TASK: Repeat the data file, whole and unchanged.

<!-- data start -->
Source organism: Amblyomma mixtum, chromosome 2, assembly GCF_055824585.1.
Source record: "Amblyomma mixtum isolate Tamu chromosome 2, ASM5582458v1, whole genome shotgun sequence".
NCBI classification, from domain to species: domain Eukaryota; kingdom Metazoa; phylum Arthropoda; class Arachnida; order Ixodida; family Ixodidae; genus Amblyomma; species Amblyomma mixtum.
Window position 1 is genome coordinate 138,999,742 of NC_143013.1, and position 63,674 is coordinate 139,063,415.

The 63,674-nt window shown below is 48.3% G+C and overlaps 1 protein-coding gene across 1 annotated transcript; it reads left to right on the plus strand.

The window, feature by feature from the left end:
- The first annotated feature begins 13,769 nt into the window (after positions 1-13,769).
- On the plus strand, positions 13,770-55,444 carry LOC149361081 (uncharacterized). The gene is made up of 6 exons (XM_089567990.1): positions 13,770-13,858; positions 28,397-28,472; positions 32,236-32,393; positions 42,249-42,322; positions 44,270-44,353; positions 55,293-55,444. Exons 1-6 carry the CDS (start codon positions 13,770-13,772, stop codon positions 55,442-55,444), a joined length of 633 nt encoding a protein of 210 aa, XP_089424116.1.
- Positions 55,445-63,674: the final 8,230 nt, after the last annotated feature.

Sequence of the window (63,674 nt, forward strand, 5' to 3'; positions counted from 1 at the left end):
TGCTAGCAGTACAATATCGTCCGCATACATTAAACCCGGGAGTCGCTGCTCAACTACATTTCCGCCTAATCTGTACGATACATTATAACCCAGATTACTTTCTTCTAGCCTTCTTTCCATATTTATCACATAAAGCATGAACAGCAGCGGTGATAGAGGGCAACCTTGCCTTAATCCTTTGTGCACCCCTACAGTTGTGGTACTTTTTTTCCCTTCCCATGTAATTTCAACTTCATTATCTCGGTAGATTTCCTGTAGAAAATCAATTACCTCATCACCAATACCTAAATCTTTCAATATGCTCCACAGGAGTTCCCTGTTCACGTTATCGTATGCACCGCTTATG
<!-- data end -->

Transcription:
Source organism: Amblyomma mixtum, chromosome 2, assembly GCF_055824585.1.
Source record: "Amblyomma mixtum isolate Tamu chromosome 2, ASM5582458v1, whole genome shotgun sequence".
NCBI classification, from domain to species: domain Eukaryota; kingdom Metazoa; phylum Arthropoda; class Arachnida; order Ixodida; family Ixodidae; genus Amblyomma; species Amblyomma mixtum.
Window position 1 is genome coordinate 138,999,742 of NC_143013.1, and position 63,674 is coordinate 139,063,415.

The 63,674-nt window shown below is 48.3% G+C and overlaps 1 protein-coding gene across 1 annotated transcript; it reads left to right on the plus strand.

The window, feature by feature from the left end:
- The first annotated feature begins 13,769 nt into the window (after positions 1-13,769).
- On the plus strand, positions 13,770-55,444 carry LOC149361081 (uncharacterized). The gene is made up of 6 exons (XM_089567990.1): positions 13,770-13,858; positions 28,397-28,472; positions 32,236-32,393; positions 42,249-42,322; positions 44,270-44,353; positions 55,293-55,444. Exons 1-6 carry the CDS (start codon positions 13,770-13,772, stop codon positions 55,442-55,444), a joined length of 633 nt encoding a protein of 210 aa, XP_089424116.1.
- Positions 55,445-63,674: the final 8,230 nt, after the last annotated feature.

Sequence of the window (63,674 nt, forward strand, 5' to 3'; positions counted from 1 at the left end):
TGCTAGCAGTACAATATCGTCCGCATACATTAAACCCGGGAGTCGCTGCTCAACTACATTTCCGCCTAATCTGTACGATACATTATAACCCAGATTACTTTCTTCTAGCCTTCTTTCCATATTTATCACATAAAGCATGAACAGCAGCGGTGATAGAGGGCAACCTTGCCTTAATCCTTTGTGCACCCCTACAGTTGTGGTACTTTTTTTCCCTTCCCATGTAATTTCAACTTCATTATCTCGGTAGATTTCCTGTAGAAAATCAATTACCTCATCACCAATACCTAAATCTTTCAATATGCTCCACAGGAGTTCCCTGTTCACGTTATCGTATGCACCGCTTATG